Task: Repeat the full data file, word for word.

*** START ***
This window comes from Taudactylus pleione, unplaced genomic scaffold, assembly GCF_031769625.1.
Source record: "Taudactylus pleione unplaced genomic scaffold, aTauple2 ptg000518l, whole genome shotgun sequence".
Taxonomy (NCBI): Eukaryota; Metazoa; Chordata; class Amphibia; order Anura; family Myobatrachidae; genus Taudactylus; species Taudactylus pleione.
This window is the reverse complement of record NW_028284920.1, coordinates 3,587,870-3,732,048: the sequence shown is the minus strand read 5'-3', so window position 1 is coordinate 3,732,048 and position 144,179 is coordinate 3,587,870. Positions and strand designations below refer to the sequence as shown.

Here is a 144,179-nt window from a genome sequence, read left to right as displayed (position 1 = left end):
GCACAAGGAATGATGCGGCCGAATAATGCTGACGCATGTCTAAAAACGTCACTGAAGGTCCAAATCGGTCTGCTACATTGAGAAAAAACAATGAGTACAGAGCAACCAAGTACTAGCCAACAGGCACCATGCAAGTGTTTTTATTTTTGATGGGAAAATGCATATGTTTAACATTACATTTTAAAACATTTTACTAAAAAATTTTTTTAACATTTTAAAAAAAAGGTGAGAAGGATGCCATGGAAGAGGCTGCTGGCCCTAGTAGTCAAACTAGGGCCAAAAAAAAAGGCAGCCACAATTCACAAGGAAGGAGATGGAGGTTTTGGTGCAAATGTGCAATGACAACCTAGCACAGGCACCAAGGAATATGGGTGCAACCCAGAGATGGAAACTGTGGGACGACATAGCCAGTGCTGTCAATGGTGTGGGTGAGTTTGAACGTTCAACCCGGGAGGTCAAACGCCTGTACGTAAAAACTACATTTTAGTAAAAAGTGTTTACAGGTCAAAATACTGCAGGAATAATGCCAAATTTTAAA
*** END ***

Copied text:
This window comes from Taudactylus pleione, unplaced genomic scaffold, assembly GCF_031769625.1.
Source record: "Taudactylus pleione unplaced genomic scaffold, aTauple2 ptg000518l, whole genome shotgun sequence".
Taxonomy (NCBI): Eukaryota; Metazoa; Chordata; class Amphibia; order Anura; family Myobatrachidae; genus Taudactylus; species Taudactylus pleione.
This window is the reverse complement of record NW_028284920.1, coordinates 3,587,870-3,732,048: the sequence shown is the minus strand read 5'-3', so window position 1 is coordinate 3,732,048 and position 144,179 is coordinate 3,587,870. Positions and strand designations below refer to the sequence as shown.

Here is a 144,179-nt window from a genome sequence, read left to right as displayed (position 1 = left end):
GCACAAGGAATGATGCGGCCGAATAATGCTGACGCATGTCTAAAAACGTCACTGAAGGTCCAAATCGGTCTGCTACATTGAGAAAAAACAATGAGTACAGAGCAACCAAGTACTAGCCAACAGGCACCATGCAAGTGTTTTTATTTTTGATGGGAAAATGCATATGTTTAACATTACATTTTAAAACATTTTACTAAAAAATTTTTTTAACATTTTAAAAAAAAGGTGAGAAGGATGCCATGGAAGAGGCTGCTGGCCCTAGTAGTCAAACTAGGGCCAAAAAAAAAGGCAGCCACAATTCACAAGGAAGGAGATGGAGGTTTTGGTGCAAATGTGCAATGACAACCTAGCACAGGCACCAAGGAATATGGGTGCAACCCAGAGATGGAAACTGTGGGACGACATAGCCAGTGCTGTCAATGGTGTGGGTGAGTTTGAACGTTCAACCCGGGAGGTCAAACGCCTGTACGTAAAAACTACATTTTAGTAAAAAGTGTTTACAGGTCAAAATACTGCAGGAATAATGCCAAATTTTAAA